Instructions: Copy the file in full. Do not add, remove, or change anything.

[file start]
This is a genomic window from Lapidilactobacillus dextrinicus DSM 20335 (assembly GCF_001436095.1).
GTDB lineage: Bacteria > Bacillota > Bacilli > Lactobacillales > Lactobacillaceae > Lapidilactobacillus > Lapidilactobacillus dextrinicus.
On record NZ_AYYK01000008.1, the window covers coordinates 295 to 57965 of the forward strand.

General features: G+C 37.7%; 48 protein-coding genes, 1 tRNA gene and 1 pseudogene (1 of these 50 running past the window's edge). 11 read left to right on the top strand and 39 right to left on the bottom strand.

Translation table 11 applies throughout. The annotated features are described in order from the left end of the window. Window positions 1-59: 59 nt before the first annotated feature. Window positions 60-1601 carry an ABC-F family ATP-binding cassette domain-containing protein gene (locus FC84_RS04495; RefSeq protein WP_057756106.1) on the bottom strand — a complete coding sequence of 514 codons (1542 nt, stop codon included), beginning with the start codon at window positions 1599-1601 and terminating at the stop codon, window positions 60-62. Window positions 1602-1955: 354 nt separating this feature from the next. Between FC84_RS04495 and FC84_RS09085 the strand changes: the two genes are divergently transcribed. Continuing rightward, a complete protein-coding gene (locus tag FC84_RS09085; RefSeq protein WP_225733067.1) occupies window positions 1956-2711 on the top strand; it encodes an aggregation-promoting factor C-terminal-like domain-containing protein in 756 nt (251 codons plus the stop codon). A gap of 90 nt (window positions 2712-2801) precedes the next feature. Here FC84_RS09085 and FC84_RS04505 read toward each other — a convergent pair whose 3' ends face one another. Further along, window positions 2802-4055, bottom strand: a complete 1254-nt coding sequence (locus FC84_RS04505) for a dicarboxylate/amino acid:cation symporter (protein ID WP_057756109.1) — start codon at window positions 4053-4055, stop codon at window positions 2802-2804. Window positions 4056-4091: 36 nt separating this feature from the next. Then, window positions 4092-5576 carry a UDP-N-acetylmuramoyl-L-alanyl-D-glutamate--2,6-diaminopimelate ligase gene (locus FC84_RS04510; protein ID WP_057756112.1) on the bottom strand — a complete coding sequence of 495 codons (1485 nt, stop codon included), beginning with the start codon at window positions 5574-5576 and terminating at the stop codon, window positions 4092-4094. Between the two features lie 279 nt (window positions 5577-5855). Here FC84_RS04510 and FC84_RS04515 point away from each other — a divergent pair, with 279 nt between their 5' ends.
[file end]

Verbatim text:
This is a genomic window from Lapidilactobacillus dextrinicus DSM 20335 (assembly GCF_001436095.1).
GTDB lineage: Bacteria > Bacillota > Bacilli > Lactobacillales > Lactobacillaceae > Lapidilactobacillus > Lapidilactobacillus dextrinicus.
On record NZ_AYYK01000008.1, the window covers coordinates 295 to 57965 of the forward strand.

General features: G+C 37.7%; 48 protein-coding genes, 1 tRNA gene and 1 pseudogene (1 of these 50 running past the window's edge). 11 read left to right on the top strand and 39 right to left on the bottom strand.

Translation table 11 applies throughout. The annotated features are described in order from the left end of the window. Window positions 1-59: 59 nt before the first annotated feature. Window positions 60-1601 carry an ABC-F family ATP-binding cassette domain-containing protein gene (locus FC84_RS04495; RefSeq protein WP_057756106.1) on the bottom strand — a complete coding sequence of 514 codons (1542 nt, stop codon included), beginning with the start codon at window positions 1599-1601 and terminating at the stop codon, window positions 60-62. Window positions 1602-1955: 354 nt separating this feature from the next. Between FC84_RS04495 and FC84_RS09085 the strand changes: the two genes are divergently transcribed. Continuing rightward, a complete protein-coding gene (locus tag FC84_RS09085; RefSeq protein WP_225733067.1) occupies window positions 1956-2711 on the top strand; it encodes an aggregation-promoting factor C-terminal-like domain-containing protein in 756 nt (251 codons plus the stop codon). A gap of 90 nt (window positions 2712-2801) precedes the next feature. Here FC84_RS09085 and FC84_RS04505 read toward each other — a convergent pair whose 3' ends face one another. Further along, window positions 2802-4055, bottom strand: a complete 1254-nt coding sequence (locus FC84_RS04505) for a dicarboxylate/amino acid:cation symporter (protein ID WP_057756109.1) — start codon at window positions 4053-4055, stop codon at window positions 2802-2804. Window positions 4056-4091: 36 nt separating this feature from the next. Then, window positions 4092-5576 carry a UDP-N-acetylmuramoyl-L-alanyl-D-glutamate--2,6-diaminopimelate ligase gene (locus FC84_RS04510; protein ID WP_057756112.1) on the bottom strand — a complete coding sequence of 495 codons (1485 nt, stop codon included), beginning with the start codon at window positions 5574-5576 and terminating at the stop codon, window positions 4092-4094. Between the two features lie 279 nt (window positions 5577-5855). Here FC84_RS04510 and FC84_RS04515 point away from each other — a divergent pair, with 279 nt between their 5' ends.